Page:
Friday, April 12, 2013

Qin Shi Huang's Revenge

A long time ago, in a country not too far away, I had a friend named...let's call him Lick (that's a Korean joke).  Lick went to Beijing, and he got amoebic dysentery while he was there.  Being unwilling to miss out on all the things he went there to see, he tried not to let this stop him.  But while he was out shopping one day, he really, REALLY had to go, and the result was catastrophic.  Let's just leave it at the fact that you don't want to have explosive diarrhea when a squatty potty is your only option.
This little memory ran through my head as I was attempting to get myself together last Monday.  I didn't want to be the girl who went to Xi'An and DIDN'T see the terracotta warriors.  I also didn't want to be the girl who "redecorated" the bathroom at the site of the terracotta warriors.  And it's a big site - this was the biggest of the three pits, and there is no bathroom in any of the buildings.  So I felt like this was a legitimate concern.  Did I let it stop me?  Obviously not.  However, I didn't get much out of the other things we saw - Banpo neolithic village or Emperor Qin's tomb, and I only ate a little rice at the lunch, which was part of the price of the tour, and that was a shame since we had to drive over some really sketchy roads to get there.  I honestly wasn't that interested in them, so it wasn't that big a loss.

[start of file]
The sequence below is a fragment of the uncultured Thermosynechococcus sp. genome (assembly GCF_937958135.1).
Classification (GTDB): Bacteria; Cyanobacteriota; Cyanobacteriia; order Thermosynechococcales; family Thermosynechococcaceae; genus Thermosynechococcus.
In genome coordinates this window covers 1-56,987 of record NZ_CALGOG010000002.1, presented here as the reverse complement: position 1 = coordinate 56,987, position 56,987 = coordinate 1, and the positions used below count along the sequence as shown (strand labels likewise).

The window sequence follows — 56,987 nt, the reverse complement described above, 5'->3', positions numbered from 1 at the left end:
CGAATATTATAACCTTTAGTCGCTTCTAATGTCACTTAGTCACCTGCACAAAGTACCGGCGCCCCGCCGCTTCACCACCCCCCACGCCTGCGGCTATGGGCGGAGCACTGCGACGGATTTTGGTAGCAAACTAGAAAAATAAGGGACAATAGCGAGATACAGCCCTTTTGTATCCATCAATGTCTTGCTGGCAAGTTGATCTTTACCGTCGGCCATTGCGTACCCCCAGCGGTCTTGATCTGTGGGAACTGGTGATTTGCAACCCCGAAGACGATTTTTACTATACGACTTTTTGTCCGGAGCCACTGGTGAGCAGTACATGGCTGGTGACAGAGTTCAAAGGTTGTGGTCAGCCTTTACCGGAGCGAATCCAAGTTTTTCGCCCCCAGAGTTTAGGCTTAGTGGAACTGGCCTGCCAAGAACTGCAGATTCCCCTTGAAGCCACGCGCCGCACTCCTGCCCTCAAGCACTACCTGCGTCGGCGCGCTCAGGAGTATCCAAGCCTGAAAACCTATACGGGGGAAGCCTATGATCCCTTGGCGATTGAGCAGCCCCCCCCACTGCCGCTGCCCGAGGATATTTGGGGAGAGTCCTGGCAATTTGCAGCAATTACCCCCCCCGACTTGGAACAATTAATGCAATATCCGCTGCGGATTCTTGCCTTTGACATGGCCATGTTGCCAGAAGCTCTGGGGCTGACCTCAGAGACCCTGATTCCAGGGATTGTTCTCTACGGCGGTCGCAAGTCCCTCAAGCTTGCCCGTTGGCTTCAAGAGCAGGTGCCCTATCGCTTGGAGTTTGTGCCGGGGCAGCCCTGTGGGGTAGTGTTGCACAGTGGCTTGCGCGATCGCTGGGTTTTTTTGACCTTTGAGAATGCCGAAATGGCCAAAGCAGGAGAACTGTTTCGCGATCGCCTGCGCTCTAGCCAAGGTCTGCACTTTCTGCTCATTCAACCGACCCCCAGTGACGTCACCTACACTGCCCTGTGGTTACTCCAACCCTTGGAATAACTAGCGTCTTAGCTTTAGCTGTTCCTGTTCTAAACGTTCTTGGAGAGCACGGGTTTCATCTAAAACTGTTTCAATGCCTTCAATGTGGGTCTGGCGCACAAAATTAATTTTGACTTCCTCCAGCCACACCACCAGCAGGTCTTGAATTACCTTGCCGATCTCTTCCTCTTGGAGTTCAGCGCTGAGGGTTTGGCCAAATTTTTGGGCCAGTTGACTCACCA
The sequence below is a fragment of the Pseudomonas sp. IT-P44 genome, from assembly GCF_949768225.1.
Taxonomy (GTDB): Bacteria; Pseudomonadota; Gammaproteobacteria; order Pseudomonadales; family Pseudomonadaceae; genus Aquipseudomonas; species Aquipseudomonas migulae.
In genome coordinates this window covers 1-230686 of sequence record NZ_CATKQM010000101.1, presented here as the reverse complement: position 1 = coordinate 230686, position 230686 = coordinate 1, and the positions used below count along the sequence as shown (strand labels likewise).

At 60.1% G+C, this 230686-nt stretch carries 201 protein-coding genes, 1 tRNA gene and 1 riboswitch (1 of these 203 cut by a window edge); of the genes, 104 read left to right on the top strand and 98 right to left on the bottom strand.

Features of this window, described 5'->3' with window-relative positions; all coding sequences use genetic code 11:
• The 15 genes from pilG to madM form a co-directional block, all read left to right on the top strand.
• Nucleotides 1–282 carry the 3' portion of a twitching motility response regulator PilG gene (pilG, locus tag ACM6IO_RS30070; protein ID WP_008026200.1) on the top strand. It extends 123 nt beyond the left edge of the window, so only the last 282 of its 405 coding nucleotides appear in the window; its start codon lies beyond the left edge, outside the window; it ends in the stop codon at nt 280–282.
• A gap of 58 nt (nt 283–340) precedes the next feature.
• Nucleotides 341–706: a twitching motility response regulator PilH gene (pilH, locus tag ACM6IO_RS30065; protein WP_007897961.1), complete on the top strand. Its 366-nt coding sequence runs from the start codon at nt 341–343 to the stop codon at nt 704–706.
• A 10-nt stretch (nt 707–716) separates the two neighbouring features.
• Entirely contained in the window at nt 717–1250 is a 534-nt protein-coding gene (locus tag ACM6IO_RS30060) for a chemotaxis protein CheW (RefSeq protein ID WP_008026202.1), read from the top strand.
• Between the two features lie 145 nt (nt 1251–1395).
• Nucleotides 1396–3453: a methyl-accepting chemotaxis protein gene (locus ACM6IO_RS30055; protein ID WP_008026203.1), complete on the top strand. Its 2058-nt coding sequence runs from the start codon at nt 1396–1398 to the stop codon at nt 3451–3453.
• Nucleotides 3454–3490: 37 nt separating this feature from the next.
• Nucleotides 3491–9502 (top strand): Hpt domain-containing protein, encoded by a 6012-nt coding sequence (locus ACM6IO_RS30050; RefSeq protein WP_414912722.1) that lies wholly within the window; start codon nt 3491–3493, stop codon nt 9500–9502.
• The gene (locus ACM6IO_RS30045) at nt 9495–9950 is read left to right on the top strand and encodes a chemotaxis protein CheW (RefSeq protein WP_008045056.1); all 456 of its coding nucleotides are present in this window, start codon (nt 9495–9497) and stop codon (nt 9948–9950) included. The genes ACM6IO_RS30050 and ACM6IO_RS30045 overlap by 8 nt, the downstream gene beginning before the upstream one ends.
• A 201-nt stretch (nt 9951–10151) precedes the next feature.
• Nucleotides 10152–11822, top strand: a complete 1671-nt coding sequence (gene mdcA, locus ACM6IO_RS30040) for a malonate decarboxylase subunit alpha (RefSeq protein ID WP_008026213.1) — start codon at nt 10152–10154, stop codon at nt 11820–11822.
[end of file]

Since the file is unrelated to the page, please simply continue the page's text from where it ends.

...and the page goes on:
On the trip over, our guide - who went by the English name "Coffee" - asked if we knew that the terracotta warriors were in pieces.  He then went on to relate that nobody knows who broke them, but that there is speculation that it was done after he died by a rebel general, Xiang Yu.  I asked if he wouldn't have had to dig the warriors up to do that.  Poor Coffee didn't have an answer to that, and awkwardly moved on with his lecture.  Yes, yes, shame on me.
Peppermint was pretty impressed by the warriors and asked me to take her picture with them.  She was looking a lot better that day than I was, and I figured one of us deserved to have a commemorative photo.  Nobody asked me what I was doing this time.

You probably have heard all about the warriors.  You know no two are alike, although the bodies were very similar in a lot of them.  What can I possibly say to add to your knowledge?  Not a whole lot.  And unfortunately I was too sick to come up with any witty comments or snide remarks.  Once we made it to the site, I went off on my own from my tour group - I wanted to follow the advice of Lonely Planet and work my way from Pit 3 backwards to Pit 1.  I didn't quite manage it; what I thought was Pit 3 was actually the on-site museum, which had some neat stuff, including the two bronze chariots they unearthed here.  Oops.  Pit 3 was supposed to have been the "command center" and so I was kicking myself a little for not getting to see it, but hell, at least I made it there.  Also very cool to see was the restoration experts at work.  They reminded me of all my puzzle-loving friends and how much they might enjoy working here.  Belynda would, at any rate, if her comments when we were looking at ruins in Egypt are anything to go by.  Anyways, it was another China moment crossed off my list, and I was ready as hell to get to Shanghai.

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